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Aid effectiveness = working together

Axel van Trotsenburg's picture


It’s been 10 years since the World Bank signed on to the Millennium Development Goals. At the time, I managed the Bank's HIPC initiative, providing debt relief for the most heavily indebted countries, and I remember the hope we all felt.  I am now responsible for IDA—the World Bank’s fund for 79 of the poorest countries, for whom the MDGs are critical, and I can say that our commitment to these goals remains as strong today, if not stronger. 

We have made considerable progress on many of the goals. Growth over the past decade has contributed to reductions in extreme poverty.  In 1990, over 40 percent of the population in developing countries lived on less than $1.25 per day.  By 2005, that share fell to roughly 25 percent and is expected to fall to 15 percent by 2015, more than meeting the goal to halve extreme poverty. 

Nevertheless, we cannot afford to become complacent.  Much of the progress on extreme poverty can be attributed to gains in East Asia, especially China.  Progress in Sub-Saharan Africa and South Asia, which account for the some of the highest concentrations of poverty, has been slower.  Also, the proportion of people going hungry has seen setbacks recently.  In 1990, the share of hungry people was 20 percent, falling to 16 percent in 2005 but rising to an estimated 19 percent in 2009 following subsequent food, fuel, and financial crises. 

As I head to New York on Monday to take part in a series of talks at the MDG Summit, I can’t help but focus on the challenges remaining, such as the need to focus on long-term development objectives while remaining flexible enough to respond to short-term crises that could otherwise undermine long-term outcomes and also the emerging long-term challenges like climate change and food security.  

With only five years to go before 2015, we need to find ways to strengthen our impact, maximizing the effectiveness of every scarce aid dollar.  That means a strong focus on results, accountability and transparency, and enhancing international partnerships. I am pleased to see that Bono helpfully reinforced this in a New York Times editorial, highlighting the importance of “promoting transparency and investing in what works.”

IDA, like the rest of the World Bank Group, is prepared to rise to the challenges.  IDA provides no-interest credits and grants that support growth through investment in infrastructure and human capital.  IDA projects help prevent malnutrition in young children and pregnant women.  It helps keep children in school and health clinics open.  And these are just a few of the areas in which we have seen real results.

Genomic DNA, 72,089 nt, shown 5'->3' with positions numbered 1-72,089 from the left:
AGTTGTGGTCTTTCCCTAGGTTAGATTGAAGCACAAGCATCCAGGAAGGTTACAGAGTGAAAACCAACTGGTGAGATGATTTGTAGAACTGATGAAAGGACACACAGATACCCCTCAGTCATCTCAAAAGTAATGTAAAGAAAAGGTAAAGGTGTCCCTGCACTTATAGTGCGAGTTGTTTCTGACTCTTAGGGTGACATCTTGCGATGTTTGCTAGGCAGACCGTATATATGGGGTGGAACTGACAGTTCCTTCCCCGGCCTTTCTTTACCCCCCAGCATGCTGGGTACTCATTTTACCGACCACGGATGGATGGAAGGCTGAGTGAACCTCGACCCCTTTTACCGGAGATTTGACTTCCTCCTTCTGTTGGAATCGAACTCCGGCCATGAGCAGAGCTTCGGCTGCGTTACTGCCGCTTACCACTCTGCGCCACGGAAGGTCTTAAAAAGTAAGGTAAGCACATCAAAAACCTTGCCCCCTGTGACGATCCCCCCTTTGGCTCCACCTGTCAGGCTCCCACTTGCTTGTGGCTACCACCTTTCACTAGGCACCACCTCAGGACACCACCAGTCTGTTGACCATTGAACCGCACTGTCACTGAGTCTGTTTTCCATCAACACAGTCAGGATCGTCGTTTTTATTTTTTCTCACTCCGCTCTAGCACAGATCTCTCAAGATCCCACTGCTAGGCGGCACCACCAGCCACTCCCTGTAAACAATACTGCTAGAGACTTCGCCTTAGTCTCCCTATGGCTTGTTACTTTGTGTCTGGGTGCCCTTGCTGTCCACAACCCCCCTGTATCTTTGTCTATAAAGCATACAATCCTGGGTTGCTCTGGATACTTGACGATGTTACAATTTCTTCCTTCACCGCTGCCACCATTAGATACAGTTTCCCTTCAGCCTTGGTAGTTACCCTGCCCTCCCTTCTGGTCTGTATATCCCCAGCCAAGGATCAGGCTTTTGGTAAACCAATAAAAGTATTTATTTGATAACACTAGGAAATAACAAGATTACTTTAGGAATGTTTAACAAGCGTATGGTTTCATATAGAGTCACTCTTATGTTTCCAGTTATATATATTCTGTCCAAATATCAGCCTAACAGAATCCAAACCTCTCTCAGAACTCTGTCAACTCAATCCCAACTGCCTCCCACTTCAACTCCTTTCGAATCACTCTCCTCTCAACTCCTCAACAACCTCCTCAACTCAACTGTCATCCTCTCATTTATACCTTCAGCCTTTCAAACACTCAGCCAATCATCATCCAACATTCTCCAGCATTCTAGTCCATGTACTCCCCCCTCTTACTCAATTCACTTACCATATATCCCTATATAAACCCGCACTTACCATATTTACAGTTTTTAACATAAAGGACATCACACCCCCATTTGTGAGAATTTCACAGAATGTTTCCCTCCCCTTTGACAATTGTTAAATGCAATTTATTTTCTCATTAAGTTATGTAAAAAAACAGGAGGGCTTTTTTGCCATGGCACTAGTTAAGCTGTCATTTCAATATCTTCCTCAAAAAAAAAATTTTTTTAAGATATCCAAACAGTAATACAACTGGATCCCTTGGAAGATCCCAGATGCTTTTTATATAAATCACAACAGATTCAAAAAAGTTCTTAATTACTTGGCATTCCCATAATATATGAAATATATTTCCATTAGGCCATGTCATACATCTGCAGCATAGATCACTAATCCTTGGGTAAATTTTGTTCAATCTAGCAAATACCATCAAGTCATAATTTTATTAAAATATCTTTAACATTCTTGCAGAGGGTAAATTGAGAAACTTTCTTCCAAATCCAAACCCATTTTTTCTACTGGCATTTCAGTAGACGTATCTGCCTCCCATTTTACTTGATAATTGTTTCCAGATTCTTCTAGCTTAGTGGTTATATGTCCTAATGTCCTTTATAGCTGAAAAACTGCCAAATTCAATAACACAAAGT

Results will remain central to everything we do, and we are working to increase transparency and information sharing through open data mapping of results and the launch of a database that tracks aid flows.   

While in New York, I'll be reaching out to governments, and not just finance ministers, but also ministers for environment, health, education, and so on.  Development is complex, and we all need to work together to find lasting solutions.  The highly motivated staff of the World Bank Group can be counted on to do our share.   

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Dear Axel, Pleasantly surprised to see that you have now started on a blogging career. I wish you well. Trust your meetings in New York are going well. Reading your blog, I wanted to share how at the GEF we are beginning to come to grips with actually implementing the directions of our replenishment agreements, particularly on the issue of programming towards achieving discernable impacts. We just went through the exercise of constituting our first work program for GEF-5, and really had a tough time identifying those interventions that are geared towards impacts. We still see a whole lot of proposals that are piloting; this after 20 years of the GEF! Talking about aid flows, I was at a meeting of global funds in Cape Town last week. Among other items, the issue of proliferation of vertical funds is emerging as a critical issue, particularly among developing countries that are bewildered by the plethora of funds and the conditions that accompany each fund. Given that the World Bank is the host/Trustee of an ever-growing family of vertical funds, you may want to be abreast of this discussion. Looking forward to seeing more of your posts. With best regards, Ramesh.

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